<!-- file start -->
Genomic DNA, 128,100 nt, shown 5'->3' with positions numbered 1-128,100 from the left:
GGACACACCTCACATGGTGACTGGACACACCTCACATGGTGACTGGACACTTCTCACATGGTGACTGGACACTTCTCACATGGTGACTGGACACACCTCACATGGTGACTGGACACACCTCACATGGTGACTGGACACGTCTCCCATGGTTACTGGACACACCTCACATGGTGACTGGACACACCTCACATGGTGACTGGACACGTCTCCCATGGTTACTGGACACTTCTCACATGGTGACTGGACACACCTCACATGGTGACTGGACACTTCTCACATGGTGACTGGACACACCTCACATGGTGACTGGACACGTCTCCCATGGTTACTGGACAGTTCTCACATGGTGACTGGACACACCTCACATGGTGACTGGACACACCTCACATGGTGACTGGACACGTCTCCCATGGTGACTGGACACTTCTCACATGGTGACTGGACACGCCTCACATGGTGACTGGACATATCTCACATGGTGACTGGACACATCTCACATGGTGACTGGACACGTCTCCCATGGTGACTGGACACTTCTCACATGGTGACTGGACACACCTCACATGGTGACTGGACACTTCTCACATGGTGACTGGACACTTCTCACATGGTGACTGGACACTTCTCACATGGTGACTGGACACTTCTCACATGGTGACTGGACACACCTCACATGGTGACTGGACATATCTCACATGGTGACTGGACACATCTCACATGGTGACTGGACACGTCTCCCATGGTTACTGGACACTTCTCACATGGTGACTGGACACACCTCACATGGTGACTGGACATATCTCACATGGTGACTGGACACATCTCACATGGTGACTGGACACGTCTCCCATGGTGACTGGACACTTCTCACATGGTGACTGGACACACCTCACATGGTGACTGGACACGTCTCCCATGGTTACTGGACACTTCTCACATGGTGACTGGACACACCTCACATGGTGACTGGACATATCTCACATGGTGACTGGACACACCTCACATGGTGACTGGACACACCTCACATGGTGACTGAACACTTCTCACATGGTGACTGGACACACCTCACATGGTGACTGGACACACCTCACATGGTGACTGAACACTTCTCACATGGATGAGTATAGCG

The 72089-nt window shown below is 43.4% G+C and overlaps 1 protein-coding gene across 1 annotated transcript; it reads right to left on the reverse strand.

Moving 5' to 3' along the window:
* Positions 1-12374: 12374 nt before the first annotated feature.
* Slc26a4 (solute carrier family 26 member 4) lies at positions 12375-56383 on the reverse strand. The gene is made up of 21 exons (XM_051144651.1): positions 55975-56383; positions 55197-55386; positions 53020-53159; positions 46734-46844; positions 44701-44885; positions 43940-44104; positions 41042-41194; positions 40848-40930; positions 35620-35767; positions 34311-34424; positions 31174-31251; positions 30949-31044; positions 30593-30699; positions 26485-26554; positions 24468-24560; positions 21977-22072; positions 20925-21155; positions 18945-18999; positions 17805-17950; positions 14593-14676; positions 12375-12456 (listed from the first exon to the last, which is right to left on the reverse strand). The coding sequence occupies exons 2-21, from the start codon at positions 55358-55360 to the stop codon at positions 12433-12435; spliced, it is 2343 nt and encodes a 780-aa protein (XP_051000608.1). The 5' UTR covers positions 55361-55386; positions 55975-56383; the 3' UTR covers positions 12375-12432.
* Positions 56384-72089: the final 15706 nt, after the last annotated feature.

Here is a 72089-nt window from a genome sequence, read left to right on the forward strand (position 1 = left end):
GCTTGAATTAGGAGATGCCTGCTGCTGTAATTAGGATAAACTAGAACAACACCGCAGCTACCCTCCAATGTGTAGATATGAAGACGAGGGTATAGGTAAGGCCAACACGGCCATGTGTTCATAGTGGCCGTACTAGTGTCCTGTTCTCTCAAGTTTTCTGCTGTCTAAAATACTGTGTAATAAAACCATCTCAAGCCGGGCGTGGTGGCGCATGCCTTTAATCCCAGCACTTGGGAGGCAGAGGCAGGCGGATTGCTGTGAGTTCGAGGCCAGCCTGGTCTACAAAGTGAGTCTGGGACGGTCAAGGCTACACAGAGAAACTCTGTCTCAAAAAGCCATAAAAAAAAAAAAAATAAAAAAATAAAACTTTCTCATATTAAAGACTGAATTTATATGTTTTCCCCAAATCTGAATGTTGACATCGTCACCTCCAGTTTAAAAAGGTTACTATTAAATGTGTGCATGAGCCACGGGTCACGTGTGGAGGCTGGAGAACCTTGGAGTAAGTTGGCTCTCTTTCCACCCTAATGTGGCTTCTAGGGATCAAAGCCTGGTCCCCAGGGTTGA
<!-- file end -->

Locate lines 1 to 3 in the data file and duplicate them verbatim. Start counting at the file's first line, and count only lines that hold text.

Genomic DNA, 128,100 nt, shown 5'->3' with positions numbered 1-128,100 from the left:
GGACACACCTCACATGGTGACTGGACACACCTCACATGGTGACTGGACACTTCTCACATGGTGACTGGACACTTCTCACATGGTGACTGGACACACCTCACATGGTGACTGGACACACCTCACATGGTGACTGGACACGTCTCCCATGGTTACTGGACACACCTCACATGGTGACTGGACACACCTCACATGGTGACTGGACACGTCTCCCATGGTTACTGGACACTTCTCACATGGTGACTGGACACACCTCACATGGTGACTGGACACTTCTCACATGGTGACTGGACACACCTCACATGGTGACTGGACACGTCTCCCATGGTTACTGGACAGTTCTCACATGGTGACTGGACACACCTCACATGGTGACTGGACACACCTCACATGGTGACTGGACACGTCTCCCATGGTGACTGGACACTTCTCACATGGTGACTGGACACGCCTCACATGGTGACTGGACATATCTCACATGGTGACTGGACACATCTCACATGGTGACTGGACACGTCTCCCATGGTGACTGGACACTTCTCACATGGTGACTGGACACACCTCACATGGTGACTGGACACTTCTCACATGGTGACTGGACACTTCTCACATGGTGACTGGACACTTCTCACATGGTGACTGGACACTTCTCACATGGTGACTGGACACACCTCACATGGTGACTGGACATATCTCACATGGTGACTGGACACATCTCACATGGTGACTGGACACGTCTCCCATGGTTACTGGACACTTCTCACATGGTGACTGGACACACCTCACATGGTGACTGGACATATCTCACATGGTGACTGGACACATCTCACATGGTGACTGGACACGTCTCCCATGGTGACTGGACACTTCTCACATGGTGACTGGACACACCTCACATGGTGACTGGACACGTCTCCCATGGTTACTGGACACTTCTCACATGGTGACTGGACACACCTCACATGGTGACTGGACATATCTCACATGGTGACTGGACACACCTCACATGGTGACTGGACACACCTCACATGGTGACTGAACACTTCTCACATGGTGACTGGACACACCTCACATGGTGACTGGACACACCTCACATGGTGACTGAACACTTCTCACATGGATGAGTATAGCG

The 72089-nt window shown below is 43.4% G+C and overlaps 1 protein-coding gene across 1 annotated transcript; it reads right to left on the reverse strand.